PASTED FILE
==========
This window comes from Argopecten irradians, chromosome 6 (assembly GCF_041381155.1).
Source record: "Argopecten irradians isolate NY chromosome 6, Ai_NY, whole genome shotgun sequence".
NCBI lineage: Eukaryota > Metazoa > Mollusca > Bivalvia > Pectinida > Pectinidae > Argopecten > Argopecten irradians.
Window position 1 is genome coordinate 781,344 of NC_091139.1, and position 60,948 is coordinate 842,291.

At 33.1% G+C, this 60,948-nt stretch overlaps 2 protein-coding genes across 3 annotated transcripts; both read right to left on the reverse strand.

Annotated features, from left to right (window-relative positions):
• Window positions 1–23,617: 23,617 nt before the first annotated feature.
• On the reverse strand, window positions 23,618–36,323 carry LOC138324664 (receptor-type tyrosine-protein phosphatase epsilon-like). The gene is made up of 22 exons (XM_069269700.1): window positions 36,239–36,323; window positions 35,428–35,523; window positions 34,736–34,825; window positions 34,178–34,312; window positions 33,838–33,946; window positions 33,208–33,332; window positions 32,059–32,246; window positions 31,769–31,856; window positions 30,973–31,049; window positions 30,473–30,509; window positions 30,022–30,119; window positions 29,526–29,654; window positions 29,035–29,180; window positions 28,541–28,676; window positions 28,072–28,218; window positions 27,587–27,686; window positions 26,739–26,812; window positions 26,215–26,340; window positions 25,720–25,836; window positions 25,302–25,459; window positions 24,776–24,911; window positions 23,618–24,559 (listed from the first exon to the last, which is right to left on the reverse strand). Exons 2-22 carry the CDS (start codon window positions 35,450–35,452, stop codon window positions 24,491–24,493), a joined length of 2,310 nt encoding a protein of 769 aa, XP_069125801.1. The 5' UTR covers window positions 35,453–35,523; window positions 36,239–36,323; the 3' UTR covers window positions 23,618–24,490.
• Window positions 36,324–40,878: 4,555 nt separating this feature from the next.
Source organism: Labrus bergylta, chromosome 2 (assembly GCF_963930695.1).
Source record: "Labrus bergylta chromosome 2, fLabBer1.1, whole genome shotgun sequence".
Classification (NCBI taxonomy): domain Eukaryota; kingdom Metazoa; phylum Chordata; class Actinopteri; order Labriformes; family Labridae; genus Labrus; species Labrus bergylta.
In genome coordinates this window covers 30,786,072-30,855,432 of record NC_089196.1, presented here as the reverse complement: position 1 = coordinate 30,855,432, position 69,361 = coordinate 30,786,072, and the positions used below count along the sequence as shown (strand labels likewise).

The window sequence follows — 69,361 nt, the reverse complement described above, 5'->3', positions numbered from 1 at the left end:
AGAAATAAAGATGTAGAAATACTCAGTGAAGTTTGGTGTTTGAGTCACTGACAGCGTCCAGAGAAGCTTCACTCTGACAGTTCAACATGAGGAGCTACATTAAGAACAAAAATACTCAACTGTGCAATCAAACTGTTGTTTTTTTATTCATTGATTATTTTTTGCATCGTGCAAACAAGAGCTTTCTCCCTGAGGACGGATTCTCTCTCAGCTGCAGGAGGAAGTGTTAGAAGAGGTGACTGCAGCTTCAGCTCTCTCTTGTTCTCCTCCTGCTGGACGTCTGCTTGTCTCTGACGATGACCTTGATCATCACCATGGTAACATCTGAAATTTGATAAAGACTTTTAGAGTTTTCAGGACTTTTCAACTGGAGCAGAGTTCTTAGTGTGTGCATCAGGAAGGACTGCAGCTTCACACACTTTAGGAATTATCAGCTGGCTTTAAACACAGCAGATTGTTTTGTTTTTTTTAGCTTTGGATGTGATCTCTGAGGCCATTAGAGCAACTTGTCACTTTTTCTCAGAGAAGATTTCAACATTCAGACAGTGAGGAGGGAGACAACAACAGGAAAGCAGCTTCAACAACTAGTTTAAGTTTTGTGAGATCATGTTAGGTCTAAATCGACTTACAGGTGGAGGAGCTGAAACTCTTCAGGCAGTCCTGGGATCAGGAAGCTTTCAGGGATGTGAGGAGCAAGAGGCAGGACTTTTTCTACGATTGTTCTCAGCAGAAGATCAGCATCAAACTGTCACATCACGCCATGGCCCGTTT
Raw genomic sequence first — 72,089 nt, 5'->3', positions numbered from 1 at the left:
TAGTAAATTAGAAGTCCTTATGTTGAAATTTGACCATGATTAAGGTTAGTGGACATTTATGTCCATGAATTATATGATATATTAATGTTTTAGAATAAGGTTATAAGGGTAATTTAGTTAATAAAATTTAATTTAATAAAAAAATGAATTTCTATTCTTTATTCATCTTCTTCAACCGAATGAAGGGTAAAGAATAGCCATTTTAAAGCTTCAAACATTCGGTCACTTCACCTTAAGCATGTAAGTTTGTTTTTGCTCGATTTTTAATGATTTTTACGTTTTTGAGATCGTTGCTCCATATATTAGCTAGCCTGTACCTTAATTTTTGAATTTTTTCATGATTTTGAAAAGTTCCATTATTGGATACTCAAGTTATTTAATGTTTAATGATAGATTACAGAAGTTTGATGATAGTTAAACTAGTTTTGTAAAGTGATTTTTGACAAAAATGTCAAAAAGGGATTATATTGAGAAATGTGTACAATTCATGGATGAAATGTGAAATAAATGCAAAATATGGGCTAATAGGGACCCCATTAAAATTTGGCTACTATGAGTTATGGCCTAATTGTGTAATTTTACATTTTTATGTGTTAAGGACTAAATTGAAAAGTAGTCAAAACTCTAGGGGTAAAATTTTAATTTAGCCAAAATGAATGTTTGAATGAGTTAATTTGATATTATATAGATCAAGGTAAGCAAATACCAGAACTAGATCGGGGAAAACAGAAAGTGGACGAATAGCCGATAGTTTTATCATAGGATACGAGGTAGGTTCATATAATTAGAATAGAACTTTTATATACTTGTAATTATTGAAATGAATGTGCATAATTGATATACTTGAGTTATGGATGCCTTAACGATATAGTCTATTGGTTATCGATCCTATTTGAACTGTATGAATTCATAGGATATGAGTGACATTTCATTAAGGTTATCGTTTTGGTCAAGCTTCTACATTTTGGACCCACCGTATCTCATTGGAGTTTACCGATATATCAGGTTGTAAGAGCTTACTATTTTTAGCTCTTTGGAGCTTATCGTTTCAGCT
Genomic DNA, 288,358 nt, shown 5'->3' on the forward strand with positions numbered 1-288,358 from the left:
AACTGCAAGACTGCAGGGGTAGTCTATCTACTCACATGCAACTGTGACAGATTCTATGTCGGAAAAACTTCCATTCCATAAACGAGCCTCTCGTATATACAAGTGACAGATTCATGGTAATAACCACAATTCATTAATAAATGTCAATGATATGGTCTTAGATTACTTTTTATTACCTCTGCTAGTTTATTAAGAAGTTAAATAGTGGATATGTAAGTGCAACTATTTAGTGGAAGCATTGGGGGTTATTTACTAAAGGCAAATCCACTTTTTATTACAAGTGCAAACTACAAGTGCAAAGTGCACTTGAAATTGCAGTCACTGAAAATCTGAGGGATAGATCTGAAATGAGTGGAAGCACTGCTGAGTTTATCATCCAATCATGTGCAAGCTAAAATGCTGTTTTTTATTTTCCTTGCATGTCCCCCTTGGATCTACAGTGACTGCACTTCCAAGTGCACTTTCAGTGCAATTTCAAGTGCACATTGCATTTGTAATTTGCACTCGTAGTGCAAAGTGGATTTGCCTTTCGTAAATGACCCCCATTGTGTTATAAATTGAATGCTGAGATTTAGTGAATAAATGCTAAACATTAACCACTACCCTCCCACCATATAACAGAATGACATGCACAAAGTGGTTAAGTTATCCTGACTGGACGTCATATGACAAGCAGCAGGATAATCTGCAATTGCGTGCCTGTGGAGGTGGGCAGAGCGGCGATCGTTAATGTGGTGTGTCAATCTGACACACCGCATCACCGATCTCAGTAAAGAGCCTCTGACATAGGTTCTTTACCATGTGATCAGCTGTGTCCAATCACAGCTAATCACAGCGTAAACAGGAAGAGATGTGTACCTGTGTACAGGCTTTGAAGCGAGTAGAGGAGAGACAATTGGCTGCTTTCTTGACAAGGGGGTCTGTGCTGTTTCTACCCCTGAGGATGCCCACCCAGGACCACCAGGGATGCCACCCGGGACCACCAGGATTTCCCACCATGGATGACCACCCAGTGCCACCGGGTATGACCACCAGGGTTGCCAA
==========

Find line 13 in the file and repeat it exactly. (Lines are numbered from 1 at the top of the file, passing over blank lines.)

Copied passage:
In genome coordinates this window covers 30,786,072-30,855,432 of record NC_089196.1, presented here as the reverse complement: position 1 = coordinate 30,855,432, position 69,361 = coordinate 30,786,072, and the positions used below count along the sequence as shown (strand labels likewise).